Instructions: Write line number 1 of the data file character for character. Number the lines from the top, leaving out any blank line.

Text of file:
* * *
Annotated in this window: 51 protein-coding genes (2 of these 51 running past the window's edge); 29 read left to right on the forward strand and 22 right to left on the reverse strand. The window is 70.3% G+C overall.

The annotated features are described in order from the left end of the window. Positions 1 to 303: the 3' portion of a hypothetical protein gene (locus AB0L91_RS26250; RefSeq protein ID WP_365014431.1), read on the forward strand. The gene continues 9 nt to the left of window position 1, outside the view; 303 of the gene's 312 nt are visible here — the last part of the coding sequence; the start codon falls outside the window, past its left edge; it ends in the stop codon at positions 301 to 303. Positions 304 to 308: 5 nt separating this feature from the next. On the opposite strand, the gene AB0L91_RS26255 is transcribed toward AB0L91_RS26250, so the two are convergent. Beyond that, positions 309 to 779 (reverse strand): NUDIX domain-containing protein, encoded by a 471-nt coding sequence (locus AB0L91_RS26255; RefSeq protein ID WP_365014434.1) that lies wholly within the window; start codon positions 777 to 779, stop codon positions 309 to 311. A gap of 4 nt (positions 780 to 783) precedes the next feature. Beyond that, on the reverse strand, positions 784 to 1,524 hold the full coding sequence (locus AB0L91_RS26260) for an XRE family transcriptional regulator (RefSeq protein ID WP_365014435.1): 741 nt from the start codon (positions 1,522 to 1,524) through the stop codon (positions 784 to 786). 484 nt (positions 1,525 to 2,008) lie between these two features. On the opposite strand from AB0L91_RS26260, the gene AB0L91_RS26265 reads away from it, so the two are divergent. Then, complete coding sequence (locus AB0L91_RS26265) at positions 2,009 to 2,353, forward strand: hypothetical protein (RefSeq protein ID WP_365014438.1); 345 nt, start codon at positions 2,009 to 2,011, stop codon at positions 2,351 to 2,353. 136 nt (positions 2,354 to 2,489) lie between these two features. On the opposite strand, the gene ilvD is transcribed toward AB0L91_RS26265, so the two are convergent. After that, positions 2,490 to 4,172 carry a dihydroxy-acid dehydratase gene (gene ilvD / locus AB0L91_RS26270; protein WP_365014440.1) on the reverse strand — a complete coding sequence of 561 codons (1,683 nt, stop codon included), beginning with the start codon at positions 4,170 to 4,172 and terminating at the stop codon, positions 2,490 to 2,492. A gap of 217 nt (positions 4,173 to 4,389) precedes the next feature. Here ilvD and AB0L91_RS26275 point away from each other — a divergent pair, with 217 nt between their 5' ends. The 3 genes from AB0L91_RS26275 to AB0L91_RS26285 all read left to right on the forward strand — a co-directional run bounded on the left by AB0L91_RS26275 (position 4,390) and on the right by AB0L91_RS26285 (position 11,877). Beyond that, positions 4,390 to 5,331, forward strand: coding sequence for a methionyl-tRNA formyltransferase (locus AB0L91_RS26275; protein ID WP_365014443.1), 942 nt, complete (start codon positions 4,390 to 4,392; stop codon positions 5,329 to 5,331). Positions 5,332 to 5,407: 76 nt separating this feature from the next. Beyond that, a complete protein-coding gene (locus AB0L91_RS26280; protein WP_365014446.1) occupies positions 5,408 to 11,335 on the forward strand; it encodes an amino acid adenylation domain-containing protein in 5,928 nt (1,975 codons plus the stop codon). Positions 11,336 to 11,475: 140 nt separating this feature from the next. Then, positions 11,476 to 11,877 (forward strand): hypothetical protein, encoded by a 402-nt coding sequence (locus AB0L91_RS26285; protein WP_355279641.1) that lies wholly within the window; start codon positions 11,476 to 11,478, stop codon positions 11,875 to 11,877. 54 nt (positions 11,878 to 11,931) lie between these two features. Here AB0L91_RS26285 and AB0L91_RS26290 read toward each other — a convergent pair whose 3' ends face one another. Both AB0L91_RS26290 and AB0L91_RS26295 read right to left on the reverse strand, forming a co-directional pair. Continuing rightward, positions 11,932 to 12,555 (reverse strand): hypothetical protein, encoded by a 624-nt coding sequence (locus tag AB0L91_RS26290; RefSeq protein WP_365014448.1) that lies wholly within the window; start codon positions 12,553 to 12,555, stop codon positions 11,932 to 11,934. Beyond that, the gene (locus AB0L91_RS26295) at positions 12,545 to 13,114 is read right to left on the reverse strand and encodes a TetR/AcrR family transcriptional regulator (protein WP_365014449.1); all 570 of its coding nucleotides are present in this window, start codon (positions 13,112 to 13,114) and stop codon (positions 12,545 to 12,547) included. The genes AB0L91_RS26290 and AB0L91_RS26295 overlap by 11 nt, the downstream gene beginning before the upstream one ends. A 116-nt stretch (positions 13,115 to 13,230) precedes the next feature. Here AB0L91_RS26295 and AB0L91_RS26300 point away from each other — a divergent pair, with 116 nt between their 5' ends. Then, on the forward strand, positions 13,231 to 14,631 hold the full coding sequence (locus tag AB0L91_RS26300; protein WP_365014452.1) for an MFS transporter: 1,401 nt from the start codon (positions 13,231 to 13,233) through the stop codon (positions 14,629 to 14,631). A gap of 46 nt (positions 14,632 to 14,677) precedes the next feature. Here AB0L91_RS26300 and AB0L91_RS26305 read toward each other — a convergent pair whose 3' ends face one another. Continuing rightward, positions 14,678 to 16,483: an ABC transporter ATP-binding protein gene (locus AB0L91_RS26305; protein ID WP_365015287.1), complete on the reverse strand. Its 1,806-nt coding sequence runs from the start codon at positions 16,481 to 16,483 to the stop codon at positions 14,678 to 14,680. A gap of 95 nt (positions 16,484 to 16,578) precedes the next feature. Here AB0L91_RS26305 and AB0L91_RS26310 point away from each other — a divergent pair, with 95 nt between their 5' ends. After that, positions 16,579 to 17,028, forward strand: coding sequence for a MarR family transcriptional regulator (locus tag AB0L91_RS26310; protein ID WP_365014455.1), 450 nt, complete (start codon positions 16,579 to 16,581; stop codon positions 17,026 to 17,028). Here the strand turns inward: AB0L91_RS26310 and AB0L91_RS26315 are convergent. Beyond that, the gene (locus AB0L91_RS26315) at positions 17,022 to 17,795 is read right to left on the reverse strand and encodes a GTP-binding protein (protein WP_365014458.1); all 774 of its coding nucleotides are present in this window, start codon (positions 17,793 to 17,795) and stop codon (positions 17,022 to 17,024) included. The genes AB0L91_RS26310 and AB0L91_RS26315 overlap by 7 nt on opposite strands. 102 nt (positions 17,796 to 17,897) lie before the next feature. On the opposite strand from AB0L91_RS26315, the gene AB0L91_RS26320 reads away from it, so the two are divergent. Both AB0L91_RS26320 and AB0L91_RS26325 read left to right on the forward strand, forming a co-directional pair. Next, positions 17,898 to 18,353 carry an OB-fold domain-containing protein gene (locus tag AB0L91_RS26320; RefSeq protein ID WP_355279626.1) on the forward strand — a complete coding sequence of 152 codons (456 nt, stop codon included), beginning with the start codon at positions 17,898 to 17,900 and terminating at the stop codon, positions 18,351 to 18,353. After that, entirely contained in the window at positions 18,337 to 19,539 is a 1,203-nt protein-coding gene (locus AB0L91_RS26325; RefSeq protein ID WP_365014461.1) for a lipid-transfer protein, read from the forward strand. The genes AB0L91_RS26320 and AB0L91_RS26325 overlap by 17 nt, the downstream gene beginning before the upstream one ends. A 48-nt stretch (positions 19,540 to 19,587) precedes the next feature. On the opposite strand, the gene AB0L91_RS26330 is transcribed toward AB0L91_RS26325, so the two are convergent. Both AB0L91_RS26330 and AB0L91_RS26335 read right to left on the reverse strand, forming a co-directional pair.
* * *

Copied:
Annotated in this window: 51 protein-coding genes (2 of these 51 running past the window's edge); 29 read left to right on the forward strand and 22 right to left on the reverse strand. The window is 70.3% G+C overall.